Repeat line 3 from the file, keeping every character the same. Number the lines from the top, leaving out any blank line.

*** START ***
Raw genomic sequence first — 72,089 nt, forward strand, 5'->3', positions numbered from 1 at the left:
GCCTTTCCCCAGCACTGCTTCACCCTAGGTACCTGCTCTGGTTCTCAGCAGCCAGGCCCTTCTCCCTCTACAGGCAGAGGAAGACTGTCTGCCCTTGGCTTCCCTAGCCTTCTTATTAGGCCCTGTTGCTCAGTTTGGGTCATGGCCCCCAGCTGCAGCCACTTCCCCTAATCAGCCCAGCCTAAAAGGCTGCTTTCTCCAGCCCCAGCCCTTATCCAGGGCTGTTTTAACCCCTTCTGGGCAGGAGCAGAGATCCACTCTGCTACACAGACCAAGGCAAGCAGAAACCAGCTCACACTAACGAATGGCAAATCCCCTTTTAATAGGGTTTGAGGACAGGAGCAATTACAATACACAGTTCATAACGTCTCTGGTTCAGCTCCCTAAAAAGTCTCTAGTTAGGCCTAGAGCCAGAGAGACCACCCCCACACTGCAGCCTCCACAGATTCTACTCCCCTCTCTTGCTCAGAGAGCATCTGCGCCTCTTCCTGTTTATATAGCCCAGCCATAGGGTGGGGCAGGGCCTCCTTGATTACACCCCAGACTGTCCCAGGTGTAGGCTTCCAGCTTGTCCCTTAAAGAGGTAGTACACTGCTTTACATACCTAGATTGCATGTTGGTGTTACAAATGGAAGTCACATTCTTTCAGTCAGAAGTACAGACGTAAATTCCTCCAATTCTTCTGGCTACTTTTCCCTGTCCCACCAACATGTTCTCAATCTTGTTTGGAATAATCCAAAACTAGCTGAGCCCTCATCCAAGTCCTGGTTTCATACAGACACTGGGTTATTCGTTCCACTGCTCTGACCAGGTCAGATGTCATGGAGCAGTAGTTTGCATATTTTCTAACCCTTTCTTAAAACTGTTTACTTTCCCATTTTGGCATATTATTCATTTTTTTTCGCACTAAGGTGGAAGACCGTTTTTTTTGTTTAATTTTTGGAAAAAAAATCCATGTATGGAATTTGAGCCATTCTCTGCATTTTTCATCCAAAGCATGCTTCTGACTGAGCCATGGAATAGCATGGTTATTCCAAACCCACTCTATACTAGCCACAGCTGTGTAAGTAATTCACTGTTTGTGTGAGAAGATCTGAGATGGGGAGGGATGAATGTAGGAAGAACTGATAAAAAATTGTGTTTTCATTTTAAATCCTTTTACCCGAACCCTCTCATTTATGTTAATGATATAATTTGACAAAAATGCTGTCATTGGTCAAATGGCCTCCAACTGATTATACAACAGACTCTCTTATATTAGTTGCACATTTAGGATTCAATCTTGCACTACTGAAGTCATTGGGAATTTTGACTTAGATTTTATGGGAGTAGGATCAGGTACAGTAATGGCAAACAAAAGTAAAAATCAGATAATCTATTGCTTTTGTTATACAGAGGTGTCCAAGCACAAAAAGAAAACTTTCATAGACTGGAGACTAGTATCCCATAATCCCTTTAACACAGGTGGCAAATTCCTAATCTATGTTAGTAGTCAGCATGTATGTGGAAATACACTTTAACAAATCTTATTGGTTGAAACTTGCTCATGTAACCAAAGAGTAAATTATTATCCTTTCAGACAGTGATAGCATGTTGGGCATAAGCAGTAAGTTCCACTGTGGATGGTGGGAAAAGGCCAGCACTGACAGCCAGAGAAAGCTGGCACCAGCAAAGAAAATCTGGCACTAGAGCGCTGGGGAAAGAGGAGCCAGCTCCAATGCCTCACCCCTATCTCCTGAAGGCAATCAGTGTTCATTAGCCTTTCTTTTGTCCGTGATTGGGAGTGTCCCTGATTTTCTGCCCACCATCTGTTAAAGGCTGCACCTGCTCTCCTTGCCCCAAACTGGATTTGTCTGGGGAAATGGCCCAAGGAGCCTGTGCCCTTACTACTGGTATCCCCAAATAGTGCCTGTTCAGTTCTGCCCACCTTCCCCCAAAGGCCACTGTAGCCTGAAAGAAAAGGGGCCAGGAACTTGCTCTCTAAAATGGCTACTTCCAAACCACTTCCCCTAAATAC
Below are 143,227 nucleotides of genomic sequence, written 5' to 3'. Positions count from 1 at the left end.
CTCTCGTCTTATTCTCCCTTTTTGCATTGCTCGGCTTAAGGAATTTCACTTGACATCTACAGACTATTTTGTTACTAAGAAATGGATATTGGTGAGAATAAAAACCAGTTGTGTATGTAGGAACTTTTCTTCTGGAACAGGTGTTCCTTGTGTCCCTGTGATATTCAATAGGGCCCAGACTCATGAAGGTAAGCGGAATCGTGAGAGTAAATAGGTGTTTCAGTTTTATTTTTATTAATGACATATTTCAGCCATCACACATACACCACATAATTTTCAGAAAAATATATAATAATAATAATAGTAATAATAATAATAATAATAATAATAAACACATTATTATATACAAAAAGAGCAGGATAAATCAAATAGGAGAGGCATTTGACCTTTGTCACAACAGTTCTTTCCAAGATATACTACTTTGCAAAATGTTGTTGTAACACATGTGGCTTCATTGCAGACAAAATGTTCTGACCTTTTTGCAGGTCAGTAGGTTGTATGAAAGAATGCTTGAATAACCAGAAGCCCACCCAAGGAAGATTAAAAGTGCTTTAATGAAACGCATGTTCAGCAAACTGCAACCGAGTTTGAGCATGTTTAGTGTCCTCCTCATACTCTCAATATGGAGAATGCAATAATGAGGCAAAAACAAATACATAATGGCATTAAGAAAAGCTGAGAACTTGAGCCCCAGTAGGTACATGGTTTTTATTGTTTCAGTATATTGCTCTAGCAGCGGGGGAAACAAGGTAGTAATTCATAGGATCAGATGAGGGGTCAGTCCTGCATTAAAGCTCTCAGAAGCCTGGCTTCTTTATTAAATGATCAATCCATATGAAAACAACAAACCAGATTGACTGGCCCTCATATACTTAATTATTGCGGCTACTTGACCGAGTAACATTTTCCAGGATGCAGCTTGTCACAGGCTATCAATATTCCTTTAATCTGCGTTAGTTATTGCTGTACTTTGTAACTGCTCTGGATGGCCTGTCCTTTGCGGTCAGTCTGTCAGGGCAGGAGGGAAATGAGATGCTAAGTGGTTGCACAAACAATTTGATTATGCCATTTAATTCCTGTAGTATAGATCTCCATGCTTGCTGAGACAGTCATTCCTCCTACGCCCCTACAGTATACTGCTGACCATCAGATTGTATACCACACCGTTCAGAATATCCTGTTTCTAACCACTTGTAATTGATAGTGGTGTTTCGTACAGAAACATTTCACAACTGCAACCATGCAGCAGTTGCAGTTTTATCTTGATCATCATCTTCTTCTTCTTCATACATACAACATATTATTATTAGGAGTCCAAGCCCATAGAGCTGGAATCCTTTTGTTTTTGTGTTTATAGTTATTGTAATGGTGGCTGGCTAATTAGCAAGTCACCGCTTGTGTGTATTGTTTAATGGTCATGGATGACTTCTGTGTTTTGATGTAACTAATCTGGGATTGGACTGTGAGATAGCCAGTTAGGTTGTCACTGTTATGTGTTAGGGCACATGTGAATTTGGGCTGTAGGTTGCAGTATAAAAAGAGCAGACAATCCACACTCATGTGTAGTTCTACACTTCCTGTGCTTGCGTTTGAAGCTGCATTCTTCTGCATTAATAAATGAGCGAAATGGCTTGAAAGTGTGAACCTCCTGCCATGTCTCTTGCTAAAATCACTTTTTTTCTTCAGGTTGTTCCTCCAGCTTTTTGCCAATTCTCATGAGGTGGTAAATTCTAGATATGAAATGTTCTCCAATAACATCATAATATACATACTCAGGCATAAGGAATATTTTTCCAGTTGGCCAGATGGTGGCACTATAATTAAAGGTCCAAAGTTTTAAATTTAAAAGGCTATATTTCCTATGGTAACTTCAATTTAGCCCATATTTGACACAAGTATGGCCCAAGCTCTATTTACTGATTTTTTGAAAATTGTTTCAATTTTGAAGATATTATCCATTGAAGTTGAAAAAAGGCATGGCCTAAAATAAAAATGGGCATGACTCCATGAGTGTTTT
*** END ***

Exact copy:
Below are 143,227 nucleotides of genomic sequence, written 5' to 3'. Positions count from 1 at the left end.